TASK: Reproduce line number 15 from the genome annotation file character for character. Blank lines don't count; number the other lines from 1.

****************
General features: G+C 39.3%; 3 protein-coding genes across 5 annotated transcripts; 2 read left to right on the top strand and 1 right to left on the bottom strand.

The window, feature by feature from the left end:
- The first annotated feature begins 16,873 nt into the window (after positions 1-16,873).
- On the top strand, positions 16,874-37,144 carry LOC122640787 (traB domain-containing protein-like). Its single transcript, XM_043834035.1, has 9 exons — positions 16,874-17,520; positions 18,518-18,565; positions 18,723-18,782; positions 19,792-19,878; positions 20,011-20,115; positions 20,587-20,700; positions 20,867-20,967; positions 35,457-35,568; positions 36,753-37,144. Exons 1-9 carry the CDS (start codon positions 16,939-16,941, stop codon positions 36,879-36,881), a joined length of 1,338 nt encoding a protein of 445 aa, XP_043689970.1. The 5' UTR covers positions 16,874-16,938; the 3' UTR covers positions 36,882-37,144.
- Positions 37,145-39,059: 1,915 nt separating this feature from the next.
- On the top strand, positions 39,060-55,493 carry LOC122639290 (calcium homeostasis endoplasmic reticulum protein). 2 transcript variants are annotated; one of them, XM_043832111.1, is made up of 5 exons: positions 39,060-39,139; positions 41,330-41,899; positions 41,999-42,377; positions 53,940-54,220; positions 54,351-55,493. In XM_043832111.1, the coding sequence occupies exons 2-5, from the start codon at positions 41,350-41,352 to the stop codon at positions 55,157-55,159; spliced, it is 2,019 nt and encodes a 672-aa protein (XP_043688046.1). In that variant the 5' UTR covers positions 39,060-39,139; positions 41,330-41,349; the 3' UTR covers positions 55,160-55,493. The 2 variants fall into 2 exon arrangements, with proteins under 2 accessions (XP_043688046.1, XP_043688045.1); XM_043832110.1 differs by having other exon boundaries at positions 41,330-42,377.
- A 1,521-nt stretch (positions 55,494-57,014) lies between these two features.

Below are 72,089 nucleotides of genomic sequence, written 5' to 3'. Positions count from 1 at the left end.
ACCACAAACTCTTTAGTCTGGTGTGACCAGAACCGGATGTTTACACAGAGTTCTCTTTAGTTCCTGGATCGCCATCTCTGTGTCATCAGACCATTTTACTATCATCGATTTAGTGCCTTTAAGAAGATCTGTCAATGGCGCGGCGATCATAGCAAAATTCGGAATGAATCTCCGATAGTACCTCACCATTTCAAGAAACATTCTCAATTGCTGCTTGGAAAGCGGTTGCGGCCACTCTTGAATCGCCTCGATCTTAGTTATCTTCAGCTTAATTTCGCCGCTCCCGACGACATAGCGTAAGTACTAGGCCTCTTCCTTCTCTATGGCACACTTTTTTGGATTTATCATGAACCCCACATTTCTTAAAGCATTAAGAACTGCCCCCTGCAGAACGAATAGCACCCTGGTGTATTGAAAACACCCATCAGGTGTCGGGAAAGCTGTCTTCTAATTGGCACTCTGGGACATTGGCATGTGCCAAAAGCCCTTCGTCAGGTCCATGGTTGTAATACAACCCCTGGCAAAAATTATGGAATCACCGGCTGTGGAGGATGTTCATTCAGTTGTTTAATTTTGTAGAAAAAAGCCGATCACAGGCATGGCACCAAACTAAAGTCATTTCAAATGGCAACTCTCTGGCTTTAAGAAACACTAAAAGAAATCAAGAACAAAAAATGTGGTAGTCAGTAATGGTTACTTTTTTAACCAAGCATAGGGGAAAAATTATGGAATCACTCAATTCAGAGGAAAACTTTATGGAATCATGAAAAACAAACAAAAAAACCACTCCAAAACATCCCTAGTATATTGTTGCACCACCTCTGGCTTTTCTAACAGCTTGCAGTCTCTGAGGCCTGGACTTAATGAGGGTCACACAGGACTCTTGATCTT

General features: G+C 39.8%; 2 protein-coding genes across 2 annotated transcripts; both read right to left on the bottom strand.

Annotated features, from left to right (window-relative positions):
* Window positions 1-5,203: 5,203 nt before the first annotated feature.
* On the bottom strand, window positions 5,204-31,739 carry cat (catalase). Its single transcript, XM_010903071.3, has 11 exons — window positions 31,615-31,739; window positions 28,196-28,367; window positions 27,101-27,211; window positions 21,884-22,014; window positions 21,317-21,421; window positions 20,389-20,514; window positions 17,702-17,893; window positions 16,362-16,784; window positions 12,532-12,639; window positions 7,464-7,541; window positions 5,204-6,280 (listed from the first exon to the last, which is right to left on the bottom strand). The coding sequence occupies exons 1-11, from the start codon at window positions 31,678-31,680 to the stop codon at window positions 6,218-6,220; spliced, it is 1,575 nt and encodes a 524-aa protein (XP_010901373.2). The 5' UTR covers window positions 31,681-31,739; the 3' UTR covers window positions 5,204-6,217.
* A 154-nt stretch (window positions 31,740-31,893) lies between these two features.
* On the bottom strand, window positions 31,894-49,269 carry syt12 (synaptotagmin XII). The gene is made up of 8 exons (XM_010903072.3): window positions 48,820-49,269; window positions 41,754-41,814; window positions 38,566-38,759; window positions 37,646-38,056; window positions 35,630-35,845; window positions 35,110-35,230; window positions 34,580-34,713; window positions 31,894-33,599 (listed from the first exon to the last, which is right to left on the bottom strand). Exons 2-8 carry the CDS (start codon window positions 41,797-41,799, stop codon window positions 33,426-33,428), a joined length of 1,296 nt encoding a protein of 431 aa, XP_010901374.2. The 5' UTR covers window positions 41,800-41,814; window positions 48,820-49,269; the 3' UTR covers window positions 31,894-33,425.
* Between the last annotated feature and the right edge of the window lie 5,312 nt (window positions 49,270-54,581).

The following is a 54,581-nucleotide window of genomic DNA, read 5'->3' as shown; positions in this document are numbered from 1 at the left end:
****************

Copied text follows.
* On the bottom strand, window positions 31,894-49,269 carry syt12 (synaptotagmin XII). The gene is made up of 8 exons (XM_010903072.3): window positions 48,820-49,269; window positions 41,754-41,814; window positions 38,566-38,759; window positions 37,646-38,056; window positions 35,630-35,845; window positions 35,110-35,230; window positions 34,580-34,713; window positions 31,894-33,599 (listed from the first exon to the last, which is right to left on the bottom strand). Exons 2-8 carry the CDS (start codon window positions 41,797-41,799, stop codon window positions 33,426-33,428), a joined length of 1,296 nt encoding a protein of 431 aa, XP_010901374.2. The 5' UTR covers window positions 41,800-41,814; window positions 48,820-49,269; the 3' UTR covers window positions 31,894-33,425.